When someone owes multiple mortgages on a property, even where the property is residential property, it is worth considering whether a Chapter 13 bankruptcy might provide that person the ability to strip off a junior mortgage lien. This requires evaluating whether the property value is insufficient to secure the junior mortgage(s). A debtor in a Chapter 13 proceeding may strip off a junior mortgage lien when the debt owed on a senior mortgage lien exceeds the value of the collateral. The gross value of the property without deduction for hypothetical costs of sale or other deductions must exceed the amount owed to the senior position lien holder. For lien stripping of a residential mortgage relief to be available, there cannot be a dollar in equity for the junior mortgage to attach to so that the junior position mortgage is wholly unsecured.
When a Chapter 13 debtor has stripped a junior mortgage lien, a claim for a stripped off mortgage is treated as an unsecured obligation to be repaid per the terms of a Chapter 13 plan along with similar unsecured claims such as medical debt or credit card claims (sometimes repaid at 0% if that is what the Chapter 13 plan provides to unsecured creditors). The Courts have ruled that even a Chapter 13 debtor who may not be eligible for a Chapter 13 discharge due to a prior filed discharged bankruptcy within relevant time periods may utilize Chapter 13 for lien stripping of a wholly unsecured mortgage if other eligibility and requirements of plan confirmation are met.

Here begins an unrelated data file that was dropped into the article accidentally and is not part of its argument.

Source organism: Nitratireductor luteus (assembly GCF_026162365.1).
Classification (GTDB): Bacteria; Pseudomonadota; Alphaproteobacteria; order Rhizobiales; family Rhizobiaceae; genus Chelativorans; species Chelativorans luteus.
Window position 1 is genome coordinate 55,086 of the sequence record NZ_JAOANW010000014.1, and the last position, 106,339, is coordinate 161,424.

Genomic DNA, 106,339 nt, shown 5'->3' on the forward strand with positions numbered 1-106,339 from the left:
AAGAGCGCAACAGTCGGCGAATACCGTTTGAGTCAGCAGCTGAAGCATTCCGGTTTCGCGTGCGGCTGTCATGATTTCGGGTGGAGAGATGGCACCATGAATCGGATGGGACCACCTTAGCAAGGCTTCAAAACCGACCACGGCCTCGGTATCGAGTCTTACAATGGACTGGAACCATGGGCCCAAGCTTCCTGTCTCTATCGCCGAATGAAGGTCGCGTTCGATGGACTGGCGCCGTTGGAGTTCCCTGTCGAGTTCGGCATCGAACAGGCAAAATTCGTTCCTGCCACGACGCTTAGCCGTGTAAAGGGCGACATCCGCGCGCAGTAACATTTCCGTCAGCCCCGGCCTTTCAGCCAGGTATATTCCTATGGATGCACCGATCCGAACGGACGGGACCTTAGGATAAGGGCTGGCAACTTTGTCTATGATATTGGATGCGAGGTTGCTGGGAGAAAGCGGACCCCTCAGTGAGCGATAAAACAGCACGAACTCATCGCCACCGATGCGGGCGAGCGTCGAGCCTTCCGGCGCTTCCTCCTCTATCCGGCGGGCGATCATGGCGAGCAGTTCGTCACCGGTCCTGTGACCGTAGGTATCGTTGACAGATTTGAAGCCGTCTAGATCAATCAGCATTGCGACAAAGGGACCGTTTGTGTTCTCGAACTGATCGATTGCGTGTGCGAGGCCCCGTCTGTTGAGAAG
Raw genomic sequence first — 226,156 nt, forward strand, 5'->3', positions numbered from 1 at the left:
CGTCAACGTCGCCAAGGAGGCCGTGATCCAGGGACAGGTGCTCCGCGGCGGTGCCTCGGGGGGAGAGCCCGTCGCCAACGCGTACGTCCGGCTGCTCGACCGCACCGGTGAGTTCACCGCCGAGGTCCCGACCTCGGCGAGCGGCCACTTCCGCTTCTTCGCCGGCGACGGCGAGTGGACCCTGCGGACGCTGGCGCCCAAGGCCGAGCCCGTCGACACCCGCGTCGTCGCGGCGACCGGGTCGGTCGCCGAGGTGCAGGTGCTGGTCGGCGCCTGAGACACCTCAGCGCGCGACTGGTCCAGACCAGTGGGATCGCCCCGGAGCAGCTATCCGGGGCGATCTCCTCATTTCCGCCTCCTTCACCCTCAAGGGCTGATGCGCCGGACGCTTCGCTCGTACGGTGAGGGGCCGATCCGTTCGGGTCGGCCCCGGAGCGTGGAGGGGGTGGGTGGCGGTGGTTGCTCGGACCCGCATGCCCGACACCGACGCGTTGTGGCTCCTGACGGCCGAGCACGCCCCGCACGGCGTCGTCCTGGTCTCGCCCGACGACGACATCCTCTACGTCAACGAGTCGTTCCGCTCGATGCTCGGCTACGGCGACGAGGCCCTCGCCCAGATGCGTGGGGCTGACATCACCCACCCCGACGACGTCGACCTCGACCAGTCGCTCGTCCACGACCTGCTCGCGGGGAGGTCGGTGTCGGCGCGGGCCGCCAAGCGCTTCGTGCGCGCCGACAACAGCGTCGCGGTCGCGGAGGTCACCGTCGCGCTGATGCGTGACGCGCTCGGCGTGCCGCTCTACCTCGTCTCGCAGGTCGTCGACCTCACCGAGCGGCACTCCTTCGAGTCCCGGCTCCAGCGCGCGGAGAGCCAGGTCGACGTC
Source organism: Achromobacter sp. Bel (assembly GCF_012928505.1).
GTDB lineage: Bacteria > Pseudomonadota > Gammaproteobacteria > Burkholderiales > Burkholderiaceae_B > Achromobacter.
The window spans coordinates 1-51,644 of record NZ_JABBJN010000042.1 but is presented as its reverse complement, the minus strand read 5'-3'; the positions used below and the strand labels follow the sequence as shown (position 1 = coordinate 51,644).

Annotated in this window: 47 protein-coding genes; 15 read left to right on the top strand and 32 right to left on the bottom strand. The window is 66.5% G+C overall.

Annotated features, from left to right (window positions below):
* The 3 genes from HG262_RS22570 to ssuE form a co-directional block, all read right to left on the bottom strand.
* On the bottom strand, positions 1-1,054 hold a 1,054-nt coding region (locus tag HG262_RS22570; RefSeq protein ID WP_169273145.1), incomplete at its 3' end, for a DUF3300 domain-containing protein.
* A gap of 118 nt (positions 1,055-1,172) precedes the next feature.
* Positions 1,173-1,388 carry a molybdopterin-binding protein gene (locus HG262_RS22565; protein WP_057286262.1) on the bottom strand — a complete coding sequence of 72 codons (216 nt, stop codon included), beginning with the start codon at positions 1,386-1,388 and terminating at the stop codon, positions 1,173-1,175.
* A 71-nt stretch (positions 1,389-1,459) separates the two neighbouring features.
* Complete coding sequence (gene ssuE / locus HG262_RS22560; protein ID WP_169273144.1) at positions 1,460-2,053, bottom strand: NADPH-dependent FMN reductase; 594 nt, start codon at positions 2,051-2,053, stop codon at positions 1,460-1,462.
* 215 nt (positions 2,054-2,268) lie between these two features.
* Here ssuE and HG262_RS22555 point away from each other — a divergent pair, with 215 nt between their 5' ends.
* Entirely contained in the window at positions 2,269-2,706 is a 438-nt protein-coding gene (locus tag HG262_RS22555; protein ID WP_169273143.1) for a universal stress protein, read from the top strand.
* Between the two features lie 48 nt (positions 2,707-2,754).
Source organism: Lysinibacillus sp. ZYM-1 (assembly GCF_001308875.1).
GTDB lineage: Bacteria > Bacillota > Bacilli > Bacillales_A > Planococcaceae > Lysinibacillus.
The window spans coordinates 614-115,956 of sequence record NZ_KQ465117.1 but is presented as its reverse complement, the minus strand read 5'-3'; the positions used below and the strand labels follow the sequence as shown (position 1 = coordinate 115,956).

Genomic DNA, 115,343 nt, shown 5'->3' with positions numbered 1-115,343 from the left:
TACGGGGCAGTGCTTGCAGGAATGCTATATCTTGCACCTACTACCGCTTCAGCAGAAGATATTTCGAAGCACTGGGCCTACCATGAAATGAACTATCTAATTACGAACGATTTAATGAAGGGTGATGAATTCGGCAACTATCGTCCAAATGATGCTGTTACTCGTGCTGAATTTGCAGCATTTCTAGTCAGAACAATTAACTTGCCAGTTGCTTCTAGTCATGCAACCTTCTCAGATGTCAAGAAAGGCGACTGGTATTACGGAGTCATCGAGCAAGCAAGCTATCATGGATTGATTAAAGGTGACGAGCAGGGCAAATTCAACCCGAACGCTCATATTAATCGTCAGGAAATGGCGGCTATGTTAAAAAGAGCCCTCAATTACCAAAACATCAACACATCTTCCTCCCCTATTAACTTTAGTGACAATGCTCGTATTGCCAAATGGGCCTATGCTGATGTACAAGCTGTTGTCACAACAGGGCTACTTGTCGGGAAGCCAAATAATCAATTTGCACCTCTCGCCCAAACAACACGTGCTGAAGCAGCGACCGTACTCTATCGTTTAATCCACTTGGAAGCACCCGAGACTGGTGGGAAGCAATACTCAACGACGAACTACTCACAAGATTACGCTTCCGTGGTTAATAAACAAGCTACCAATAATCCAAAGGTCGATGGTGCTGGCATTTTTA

However, no such junior mortgage relief is available to a debtor in a Chapter 7 case because the Supreme Court in Caulkett has confirmed that Dewsnup v. Timm does not permit lien stripping in a Chapter 7 bankruptcy. But, Dewsnup is inapplicable to Chapter 13, according to In re Enewally, 368.F.3d 1165, 1170 (9th Cir. 2004). Lien stripping is permitted in Chapter 13 and the operative authority includes 11 USC §1322(b)(2), Nobelman v. American Savings Bank, 508 U.S. 324 (1993), In re Zimmer, 313 F.3d 1220 (9th Cir., 2002), and In re Lam 211 B.R. 36 (9th Cir BAP, 1997). Therefore, Chapter 13 bankruptcies can provide a valuable tool to some individuals which will allow them the ability to retain their property without being saddled long-term with a junior mortgage on a property that lacks value to secure that junior mortgage.